But that seems to be the point. Iyer wants to make the conscious practice of stillness palatable to everyone. So he shies away from the word “meditation.” He announces that he’s never been a member of any meditation or yoga group. Talking about stillness, he says, “is really a way of talking about clarity and sanity and the joys that endure.” What he means, he emphasizes, “isn’t […] turning your back on the world; it’s about stepping away now and then so that you can see the world more clearly and love it more deeply.”
The Art of Stillness points the reader down the path of enlightenment with almost no reference to the ancient teachings that show us this path. Instead, the book contains the core of Buddhist practice by referencing non-Buddhists. For instance, from Shakespeare’s Hamlet: “There is nothing good or bad, but thinking makes it so.” And from Pascal, “All the unhappiness of men arises from one simple fact: that they cannot sit quietly in their chamber.” Iyer also quotes William James, Emily Dickinson, Marcel Proust, Mahatma Gandhi. He describes his own path, from his harried time in New York to what he calls “Nowhere” — his present life in Japan, in a “doll’s house” apartment with his wife; “no car, no bicycle, no bedroom or TV I can understand.” In six short chapters, set apart from each other by gorgeous photos of changing sea and sky horizons by Icelandic-Canadian photographer Eydis S. Luna Einarsdottir, Iyer presents a continuum of the practice. He begins with what it is, what it can do for us. (He cites recent scientific studies of the brain that show all indicators of happiness to be “off the charts” among longtime meditators.) He then offers some inspirational vignettes from Afghanistan, Silicon Valley, and General Mills; he lays out the principles underlying what he calls “a secular Sabbath”; and finally, returning to Leonard Cohen’s life and music, he considers the courage it takes to step out of the fray.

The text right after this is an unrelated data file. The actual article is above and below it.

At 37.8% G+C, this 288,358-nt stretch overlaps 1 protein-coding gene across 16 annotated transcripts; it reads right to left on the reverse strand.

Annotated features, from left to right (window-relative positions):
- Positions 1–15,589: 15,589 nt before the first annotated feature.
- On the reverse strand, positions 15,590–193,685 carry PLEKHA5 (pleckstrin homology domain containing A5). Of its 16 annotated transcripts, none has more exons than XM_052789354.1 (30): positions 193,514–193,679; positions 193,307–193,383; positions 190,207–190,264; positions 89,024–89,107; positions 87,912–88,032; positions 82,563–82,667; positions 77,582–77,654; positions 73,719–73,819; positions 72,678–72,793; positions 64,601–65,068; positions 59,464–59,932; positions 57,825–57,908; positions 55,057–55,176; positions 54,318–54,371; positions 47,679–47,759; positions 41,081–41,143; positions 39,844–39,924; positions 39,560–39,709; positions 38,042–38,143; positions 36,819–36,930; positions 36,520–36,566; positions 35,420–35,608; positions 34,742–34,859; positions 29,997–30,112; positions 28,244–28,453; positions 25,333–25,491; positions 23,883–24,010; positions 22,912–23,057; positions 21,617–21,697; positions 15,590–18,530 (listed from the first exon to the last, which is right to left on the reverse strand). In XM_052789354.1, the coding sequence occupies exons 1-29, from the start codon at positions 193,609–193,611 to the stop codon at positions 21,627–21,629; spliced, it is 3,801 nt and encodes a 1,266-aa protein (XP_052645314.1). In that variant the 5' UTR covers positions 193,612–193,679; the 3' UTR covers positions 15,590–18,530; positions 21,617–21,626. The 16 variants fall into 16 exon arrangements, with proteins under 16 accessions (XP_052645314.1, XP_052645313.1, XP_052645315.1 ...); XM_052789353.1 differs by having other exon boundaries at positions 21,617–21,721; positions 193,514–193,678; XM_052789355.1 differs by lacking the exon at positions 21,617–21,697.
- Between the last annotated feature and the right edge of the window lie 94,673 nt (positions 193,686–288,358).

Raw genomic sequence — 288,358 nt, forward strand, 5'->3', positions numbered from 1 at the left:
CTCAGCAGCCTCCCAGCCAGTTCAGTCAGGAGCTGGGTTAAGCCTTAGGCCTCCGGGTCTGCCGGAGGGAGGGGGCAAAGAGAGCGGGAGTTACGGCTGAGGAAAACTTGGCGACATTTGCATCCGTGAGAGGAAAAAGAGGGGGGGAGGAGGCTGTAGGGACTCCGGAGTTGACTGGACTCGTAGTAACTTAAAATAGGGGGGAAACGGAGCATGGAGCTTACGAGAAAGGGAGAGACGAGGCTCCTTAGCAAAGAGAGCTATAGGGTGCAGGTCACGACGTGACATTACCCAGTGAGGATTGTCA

How much courage it might possibly take is illustrated with a story in Chapter 3, “Alone in the Dark.” During a visit to Louisville, Kentucky, Iyer was driven to the monastery where Father Thomas Merton had lived for over 25 years. A devoted monk-guide there apparently likes to read at random to the visitors from one of Merton’s journals: “To bring his spirit into our company,” he explains. This time the passage turns out to be about Merton’s anguished struggle with his vow of chastity, which meant giving up a relationship with a young nurse with whom, during a hospitalization, he’d fallen desperately in love. He ends with this: “I am flooded with peace […]. I have surrendered again […]. The sweet dark warmth of the whole world will have to be my wife.” Iyer ends this section by noting, “You don’t get over the shadows inside you simply by walking away from them.”
If Iyer does not confide specifically how stillness has aided him with his own struggles, he does remind us that he has lived the alternatives. He’s traveled nearly everywhere gathering material for his astonishing number of magazine stories, newspaper articles, and books — a mind-boggling number of magazine and newspaper articles (in such publications as The New York Times, New York Review of Books, Time, Financial Times, and Kyoto Journal) documenting his observations and concerns through almost every country on the globe, not to mention 13 books on a vast range of subjects, attest to his worldliness. “To me,” he says, “the point of sitting still is that it helps you see through the very idea of pushing forward; indeed, it strips you of yourself, as of a coat of armor.”
The nature of a TED talk is to inspire and open up new avenues of thought. One has to start somewhere. For the considerable number of people who can’t imagine themselves cross-legged on a cushion and chanting sutras, Iyer’s book is a worthy contribution. All we have to do is sit still for a while. No other rules. The word for it in Zen is shikantaza — Iyer’s “Nowhere” — or, as my teacher puts it, resting in space.
And the art of stillness needs no more introduction than Iyer’s brief and engaging testimony to begin drawing us in. “One of the beauties of Nowhere is that you never know where you’ll end up when you head in its direction,” he writes. “The deeper blessing — as Leonard Cohen had so movingly shown me, sitting still — is that it can get you as wide-awake, exhilarated, and pumping-hearted as when you are in love.”
Some will perhaps go a lot further with the practice; others not. But any small opening in our anxious and overwrought lives seems a good idea.